"Willamette" will appear in late 1998 and is supposed to be the last processor of the X86 architecture. Primarily a faster version of the Pentium II, it will run faster than 300 MHz and support up to a 1000 MHz bus clock.

"Merced" comes in 1999 and will be the first processor in the new family developed together by Intel and Hewlett Packard. This is a 64-bit chip and is intended to extend Intel's domination well into the next decade.

What we care about this week is Katmai, the chip after next. And the reason why we care about it is because of its expanded MMX instruction set, generally called MMX-2.

Why MMX-2? With MMX-1 barely out the door, why does Intel have to do another version? The official story is that MMX-2 is aimed at improving 3-D graphics, while MMX-1 is just for 2-D. The unofficial story is that MMX-1 sucks and MMX-2 is intended to correct the damage.

It's true that nobody in the PC world seems to be turning cartwheels over MMX-1. The promised 800-1000 percent improvement in 2-D rendering doesn't seem to have actually taken place. Intel attributes this to a lack of MMX-optimized software, but even the few applications that have been optimized for MMX don't show much improvement. And what improvement there is can be traced mainly to the chips larger onboard cache memory.

I first reported this weeks ago and have spent a lot of time since trying to understand what's really going on. Several discussions with top software developers later, I think I understand.

First, pay no attention to those colorful MMXniks dancing in Intel TV ads. They represent nothing except that Intel needs us to buy MMX chips whether they are any better or not. Not. The question that needs answering, though, is where did MMX go wrong? My developer friends say the MMX-1 instruction set and architecture were derived primarily without developer input. Intel decided it was going to optimize a chip for games and video, but then never asked the game or video programmers what they wanted. This is like making my Mom music director for a gangsta rap concert series. Intel didn't know what it was doing and was too arrogant to even know there was a problem until it was too late.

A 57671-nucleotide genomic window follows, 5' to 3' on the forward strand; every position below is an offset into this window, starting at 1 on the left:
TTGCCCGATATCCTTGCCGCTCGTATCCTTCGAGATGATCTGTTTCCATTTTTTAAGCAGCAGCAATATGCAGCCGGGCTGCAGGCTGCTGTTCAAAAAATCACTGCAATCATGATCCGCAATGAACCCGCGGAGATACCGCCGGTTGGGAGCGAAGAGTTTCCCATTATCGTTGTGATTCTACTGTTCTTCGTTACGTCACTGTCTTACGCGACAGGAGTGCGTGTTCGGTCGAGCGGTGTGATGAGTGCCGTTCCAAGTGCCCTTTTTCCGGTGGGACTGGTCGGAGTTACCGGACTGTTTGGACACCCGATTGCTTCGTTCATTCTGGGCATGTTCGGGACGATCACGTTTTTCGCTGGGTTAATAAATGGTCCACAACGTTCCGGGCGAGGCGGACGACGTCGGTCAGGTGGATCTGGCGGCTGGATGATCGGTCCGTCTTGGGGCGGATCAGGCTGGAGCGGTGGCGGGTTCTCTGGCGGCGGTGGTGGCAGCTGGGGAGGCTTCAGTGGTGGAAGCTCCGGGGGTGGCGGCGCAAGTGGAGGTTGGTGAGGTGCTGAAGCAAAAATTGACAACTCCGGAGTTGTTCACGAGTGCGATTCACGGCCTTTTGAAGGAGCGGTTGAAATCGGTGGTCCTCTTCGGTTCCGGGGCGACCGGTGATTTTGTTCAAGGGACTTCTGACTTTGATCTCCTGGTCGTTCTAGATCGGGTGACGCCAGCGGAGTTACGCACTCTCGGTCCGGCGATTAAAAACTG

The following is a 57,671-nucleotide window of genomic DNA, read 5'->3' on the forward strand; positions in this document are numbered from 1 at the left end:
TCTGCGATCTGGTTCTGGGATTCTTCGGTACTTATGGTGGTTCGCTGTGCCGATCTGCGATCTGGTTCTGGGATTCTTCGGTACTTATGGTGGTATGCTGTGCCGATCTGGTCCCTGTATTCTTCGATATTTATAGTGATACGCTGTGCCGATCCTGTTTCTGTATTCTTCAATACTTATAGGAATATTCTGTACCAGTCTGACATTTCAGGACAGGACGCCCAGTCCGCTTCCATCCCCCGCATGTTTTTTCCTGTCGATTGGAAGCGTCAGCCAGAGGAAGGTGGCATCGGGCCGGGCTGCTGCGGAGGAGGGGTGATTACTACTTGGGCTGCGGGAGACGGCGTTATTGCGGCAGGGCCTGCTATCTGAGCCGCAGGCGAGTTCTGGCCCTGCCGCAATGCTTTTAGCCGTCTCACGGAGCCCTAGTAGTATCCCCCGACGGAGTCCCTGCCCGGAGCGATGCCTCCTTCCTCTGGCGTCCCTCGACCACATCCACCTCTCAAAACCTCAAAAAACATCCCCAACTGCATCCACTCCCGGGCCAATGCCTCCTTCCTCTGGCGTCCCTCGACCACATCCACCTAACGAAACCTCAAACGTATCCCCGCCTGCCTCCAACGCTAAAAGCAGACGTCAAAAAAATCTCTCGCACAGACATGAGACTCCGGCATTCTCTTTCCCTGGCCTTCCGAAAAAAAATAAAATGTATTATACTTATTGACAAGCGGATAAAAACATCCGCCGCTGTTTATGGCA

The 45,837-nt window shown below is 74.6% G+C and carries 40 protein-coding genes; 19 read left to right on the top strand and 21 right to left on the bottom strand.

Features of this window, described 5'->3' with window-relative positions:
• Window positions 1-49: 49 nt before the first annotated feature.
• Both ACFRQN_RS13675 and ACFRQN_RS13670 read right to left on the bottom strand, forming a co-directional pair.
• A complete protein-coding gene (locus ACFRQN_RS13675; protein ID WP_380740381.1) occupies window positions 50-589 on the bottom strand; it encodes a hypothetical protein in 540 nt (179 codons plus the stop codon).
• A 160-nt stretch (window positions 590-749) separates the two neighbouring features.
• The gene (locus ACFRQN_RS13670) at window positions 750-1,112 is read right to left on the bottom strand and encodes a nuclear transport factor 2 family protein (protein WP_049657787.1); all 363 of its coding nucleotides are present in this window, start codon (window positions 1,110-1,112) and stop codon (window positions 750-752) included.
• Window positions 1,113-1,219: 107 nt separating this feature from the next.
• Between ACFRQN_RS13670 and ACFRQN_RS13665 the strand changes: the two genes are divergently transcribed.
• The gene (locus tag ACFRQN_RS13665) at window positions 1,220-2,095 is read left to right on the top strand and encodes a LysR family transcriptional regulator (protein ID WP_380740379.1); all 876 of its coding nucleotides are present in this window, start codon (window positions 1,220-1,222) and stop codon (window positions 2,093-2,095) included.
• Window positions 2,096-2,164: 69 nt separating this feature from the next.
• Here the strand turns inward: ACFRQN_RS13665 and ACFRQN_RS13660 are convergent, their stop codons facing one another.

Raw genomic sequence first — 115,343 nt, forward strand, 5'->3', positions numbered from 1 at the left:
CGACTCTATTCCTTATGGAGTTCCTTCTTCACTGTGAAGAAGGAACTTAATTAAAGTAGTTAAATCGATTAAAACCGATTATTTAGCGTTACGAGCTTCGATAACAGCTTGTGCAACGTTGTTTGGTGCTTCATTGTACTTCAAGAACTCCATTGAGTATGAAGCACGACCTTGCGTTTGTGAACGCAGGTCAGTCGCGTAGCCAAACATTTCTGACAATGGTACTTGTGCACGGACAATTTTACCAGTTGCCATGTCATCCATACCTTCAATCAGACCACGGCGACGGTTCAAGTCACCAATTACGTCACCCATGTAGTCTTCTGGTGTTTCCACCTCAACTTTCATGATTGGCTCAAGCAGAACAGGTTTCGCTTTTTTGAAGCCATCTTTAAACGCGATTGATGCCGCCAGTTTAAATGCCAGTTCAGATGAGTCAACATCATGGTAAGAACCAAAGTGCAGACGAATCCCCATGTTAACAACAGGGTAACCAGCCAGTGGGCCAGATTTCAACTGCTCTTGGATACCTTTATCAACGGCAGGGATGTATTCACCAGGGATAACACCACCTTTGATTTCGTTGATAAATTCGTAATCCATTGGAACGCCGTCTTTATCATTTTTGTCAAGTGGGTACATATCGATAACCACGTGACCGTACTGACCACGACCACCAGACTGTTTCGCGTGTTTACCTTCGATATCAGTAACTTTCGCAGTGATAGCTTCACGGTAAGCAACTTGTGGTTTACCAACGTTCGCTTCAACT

The result is we watch these catchy TV ads then try to convince ourselves that our new PCs are really doing faster graphics when they aren't.

So what about next year's Katmai processor and MMX-2? Intel may be arrogant, but it sure isn't stupid. Katmai fixes the problems with MMX-1 and then some. My developer friends say this time around Intel did extensive market research and adjusted the MMX instructions and architecture -- including the 2-D technology that supposedly didn't need adjusting -- with the result that MMX-2 truly will bring a 1000 percent increase in rendering speed. Let the little TV men dance!

This is bad news for vendors of graphics cards, so-called Windows accelerators, and the emerging category of so-called media processors, like Chromatic Research's Mpact. Katmai motherboards will make most of that additional hardware unnecessary.

I take a similar approach to my T-bird, having declared the convertible top to be unnecessary technology, too. Now that it's June and the rain is over, I'll just leave the top down until October.